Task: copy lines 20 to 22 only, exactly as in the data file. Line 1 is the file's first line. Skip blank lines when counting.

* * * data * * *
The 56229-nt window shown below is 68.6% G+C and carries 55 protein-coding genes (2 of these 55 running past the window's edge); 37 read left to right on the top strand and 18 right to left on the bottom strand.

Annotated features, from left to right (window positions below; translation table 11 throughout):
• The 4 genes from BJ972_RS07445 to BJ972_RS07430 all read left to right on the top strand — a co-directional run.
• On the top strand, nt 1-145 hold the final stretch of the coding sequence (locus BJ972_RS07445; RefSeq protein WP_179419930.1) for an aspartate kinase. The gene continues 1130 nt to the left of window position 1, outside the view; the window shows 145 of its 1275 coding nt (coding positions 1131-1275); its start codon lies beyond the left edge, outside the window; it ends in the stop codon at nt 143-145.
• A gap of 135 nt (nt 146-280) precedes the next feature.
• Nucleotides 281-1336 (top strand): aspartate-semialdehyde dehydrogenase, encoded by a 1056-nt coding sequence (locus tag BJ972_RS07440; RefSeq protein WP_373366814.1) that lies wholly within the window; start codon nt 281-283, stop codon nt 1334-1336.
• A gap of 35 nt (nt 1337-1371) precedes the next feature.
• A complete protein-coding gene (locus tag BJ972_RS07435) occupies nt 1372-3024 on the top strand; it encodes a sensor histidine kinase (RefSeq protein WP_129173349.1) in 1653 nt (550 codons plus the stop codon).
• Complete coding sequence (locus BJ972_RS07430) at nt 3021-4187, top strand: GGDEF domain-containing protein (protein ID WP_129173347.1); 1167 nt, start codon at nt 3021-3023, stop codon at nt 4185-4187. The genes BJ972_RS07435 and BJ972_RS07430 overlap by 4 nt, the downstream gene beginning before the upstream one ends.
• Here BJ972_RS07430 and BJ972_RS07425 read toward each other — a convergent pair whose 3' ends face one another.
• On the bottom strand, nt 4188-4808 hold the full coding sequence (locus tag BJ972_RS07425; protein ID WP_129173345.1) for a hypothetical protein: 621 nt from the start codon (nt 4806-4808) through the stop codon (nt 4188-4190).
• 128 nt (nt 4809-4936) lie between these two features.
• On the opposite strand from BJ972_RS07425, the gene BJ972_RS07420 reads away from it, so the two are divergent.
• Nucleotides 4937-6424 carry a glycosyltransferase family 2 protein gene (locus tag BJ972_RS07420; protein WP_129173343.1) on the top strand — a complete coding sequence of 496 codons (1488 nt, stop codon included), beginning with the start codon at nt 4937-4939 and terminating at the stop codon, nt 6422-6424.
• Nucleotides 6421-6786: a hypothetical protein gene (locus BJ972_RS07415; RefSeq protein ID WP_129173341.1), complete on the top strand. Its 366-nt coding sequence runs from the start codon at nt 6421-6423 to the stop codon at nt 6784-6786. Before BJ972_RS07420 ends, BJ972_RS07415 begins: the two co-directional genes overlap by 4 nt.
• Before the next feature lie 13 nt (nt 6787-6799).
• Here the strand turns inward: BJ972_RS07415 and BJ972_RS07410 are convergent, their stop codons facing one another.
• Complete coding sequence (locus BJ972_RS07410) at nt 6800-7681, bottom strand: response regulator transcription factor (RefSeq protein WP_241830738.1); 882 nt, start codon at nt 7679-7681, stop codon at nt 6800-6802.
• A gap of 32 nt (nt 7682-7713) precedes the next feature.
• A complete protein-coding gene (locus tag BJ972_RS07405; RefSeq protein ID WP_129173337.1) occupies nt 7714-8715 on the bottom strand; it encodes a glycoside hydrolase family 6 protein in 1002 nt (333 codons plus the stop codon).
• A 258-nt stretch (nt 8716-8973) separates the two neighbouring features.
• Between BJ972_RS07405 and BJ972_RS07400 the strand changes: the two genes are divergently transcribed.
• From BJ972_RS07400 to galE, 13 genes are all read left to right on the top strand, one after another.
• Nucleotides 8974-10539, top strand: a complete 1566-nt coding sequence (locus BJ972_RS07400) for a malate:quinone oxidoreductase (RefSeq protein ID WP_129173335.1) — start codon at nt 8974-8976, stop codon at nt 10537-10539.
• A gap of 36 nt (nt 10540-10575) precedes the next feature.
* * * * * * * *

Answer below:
• A complete protein-coding gene (locus tag BJ972_RS07405; RefSeq protein ID WP_129173337.1) occupies nt 7714-8715 on the bottom strand; it encodes a glycoside hydrolase family 6 protein in 1002 nt (333 codons plus the stop codon).
• A 258-nt stretch (nt 8716-8973) separates the two neighbouring features.
• Between BJ972_RS07405 and BJ972_RS07400 the strand changes: the two genes are divergently transcribed.